In August 2017, the U.K. government published a position paper in which it set out its priorities for a future EU-U.K. cross-border litigation regime. In this position paper, the U.K. government expresses:
– its intention to “seek an agreement with the EU that allows for close and comprehensive cross-border civil judicial cooperation on a reciprocal basis, which reflects closely the substantive principles of cooperation under the current EU framework“;
– its “intention to incorporate into domestic law the Rome I and II instruments on choice of law and applicable law in contractual and non-contractual matters“;
– its commitment “to increasing international civil judicial cooperation with third parties through [its] active participation in the Hague Conference on Private International Law and the United Nations Commission on International Trade Law (UNCITRAL)“;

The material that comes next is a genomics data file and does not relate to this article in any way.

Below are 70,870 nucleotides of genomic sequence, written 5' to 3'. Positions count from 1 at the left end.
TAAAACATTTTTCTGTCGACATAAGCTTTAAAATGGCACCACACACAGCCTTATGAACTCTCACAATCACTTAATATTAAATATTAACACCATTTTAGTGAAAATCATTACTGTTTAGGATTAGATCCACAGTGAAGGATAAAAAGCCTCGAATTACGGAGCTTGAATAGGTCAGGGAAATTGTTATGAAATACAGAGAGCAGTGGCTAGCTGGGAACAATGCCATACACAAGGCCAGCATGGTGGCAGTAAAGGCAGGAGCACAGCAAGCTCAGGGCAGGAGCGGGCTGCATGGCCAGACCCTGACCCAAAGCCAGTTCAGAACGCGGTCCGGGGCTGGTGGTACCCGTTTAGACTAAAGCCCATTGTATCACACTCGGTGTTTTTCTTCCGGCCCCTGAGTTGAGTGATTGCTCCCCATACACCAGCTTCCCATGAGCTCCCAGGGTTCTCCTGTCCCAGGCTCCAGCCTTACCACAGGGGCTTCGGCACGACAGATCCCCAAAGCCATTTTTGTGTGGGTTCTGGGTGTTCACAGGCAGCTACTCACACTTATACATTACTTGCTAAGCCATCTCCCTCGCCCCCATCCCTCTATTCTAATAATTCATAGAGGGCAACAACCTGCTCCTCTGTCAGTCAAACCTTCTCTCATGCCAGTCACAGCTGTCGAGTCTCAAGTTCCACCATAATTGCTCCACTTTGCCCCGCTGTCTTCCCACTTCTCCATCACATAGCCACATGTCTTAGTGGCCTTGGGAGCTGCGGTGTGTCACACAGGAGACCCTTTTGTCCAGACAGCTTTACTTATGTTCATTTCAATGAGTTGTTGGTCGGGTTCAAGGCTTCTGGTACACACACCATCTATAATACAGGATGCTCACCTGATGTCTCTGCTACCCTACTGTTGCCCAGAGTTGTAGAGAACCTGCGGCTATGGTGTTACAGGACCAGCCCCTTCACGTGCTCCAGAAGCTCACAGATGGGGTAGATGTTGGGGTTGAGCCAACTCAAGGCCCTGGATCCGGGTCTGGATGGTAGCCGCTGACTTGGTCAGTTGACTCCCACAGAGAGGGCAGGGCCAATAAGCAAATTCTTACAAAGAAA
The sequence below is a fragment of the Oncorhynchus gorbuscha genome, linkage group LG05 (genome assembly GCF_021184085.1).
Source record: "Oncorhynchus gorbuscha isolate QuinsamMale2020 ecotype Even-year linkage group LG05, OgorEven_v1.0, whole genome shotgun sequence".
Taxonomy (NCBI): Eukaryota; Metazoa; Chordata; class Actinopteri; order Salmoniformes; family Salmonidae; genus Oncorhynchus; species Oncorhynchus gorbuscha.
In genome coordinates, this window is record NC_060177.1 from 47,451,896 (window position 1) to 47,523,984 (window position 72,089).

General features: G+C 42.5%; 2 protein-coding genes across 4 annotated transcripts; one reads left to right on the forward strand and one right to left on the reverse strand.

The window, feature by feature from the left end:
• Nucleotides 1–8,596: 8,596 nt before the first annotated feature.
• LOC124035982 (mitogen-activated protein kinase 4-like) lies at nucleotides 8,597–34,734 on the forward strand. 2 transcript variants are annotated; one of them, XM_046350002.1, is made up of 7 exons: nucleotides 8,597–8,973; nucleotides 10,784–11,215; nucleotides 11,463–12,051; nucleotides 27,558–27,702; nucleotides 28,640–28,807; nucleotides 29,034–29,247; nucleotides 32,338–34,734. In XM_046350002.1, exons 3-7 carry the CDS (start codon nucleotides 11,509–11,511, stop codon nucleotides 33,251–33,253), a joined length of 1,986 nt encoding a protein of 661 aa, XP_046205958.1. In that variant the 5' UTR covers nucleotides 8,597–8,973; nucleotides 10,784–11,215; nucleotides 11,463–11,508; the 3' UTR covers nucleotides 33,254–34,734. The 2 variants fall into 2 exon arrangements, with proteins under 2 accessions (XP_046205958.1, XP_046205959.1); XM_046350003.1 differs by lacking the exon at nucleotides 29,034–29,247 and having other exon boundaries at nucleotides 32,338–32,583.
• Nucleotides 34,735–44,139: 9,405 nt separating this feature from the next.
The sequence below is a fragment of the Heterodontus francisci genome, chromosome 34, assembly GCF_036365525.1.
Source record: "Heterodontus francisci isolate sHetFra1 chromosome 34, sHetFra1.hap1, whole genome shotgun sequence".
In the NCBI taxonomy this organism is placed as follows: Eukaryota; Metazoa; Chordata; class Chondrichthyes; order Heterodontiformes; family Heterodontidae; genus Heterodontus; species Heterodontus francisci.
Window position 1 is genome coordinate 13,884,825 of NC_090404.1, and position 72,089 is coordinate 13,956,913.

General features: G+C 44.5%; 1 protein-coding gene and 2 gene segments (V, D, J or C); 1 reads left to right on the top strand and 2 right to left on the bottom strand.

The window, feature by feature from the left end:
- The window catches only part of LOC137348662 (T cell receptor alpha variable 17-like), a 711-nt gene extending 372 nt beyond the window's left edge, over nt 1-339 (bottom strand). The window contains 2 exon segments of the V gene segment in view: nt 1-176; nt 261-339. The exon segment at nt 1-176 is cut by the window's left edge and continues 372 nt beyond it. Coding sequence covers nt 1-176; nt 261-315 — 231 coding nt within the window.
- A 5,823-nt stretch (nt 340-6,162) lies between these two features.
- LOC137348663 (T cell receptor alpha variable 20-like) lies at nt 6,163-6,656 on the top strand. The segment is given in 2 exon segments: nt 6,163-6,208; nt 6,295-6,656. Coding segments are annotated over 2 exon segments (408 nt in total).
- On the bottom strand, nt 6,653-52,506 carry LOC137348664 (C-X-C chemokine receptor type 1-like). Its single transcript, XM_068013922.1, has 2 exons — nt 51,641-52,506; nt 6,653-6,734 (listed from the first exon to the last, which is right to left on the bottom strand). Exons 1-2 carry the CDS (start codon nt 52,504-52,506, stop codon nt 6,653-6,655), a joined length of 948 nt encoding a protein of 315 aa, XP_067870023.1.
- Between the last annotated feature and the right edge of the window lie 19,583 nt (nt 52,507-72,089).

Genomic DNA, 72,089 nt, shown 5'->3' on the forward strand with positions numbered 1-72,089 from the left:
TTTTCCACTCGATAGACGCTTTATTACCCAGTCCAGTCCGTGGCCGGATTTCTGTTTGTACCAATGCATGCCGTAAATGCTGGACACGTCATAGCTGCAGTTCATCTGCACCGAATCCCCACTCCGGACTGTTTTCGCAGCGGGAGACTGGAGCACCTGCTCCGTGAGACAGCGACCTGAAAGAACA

– its will “to continue to participate in the Lugano Convention that, by virtue of [the U.K.’s] membership of the EU, forms the basis for U.K.’s civil judicial cooperation with Norway, Iceland and Switzerland“***.
If no agreement is reached, and the U.K. simply leaves the EU without making provision for international disputes, the potential for uncertainty is significant. For example, if a future defendant is domiciled in the U.K., international jurisdiction would be governed by the national rules of the Court seized of the matter. Likewise, the loss of automatic recognition of judgments would increase procedural complexity and expense. Unless the U.K. and the State in which recognition and enforcement is sought are both parties to an international convention, judges would be obliged to fall back on their national rules.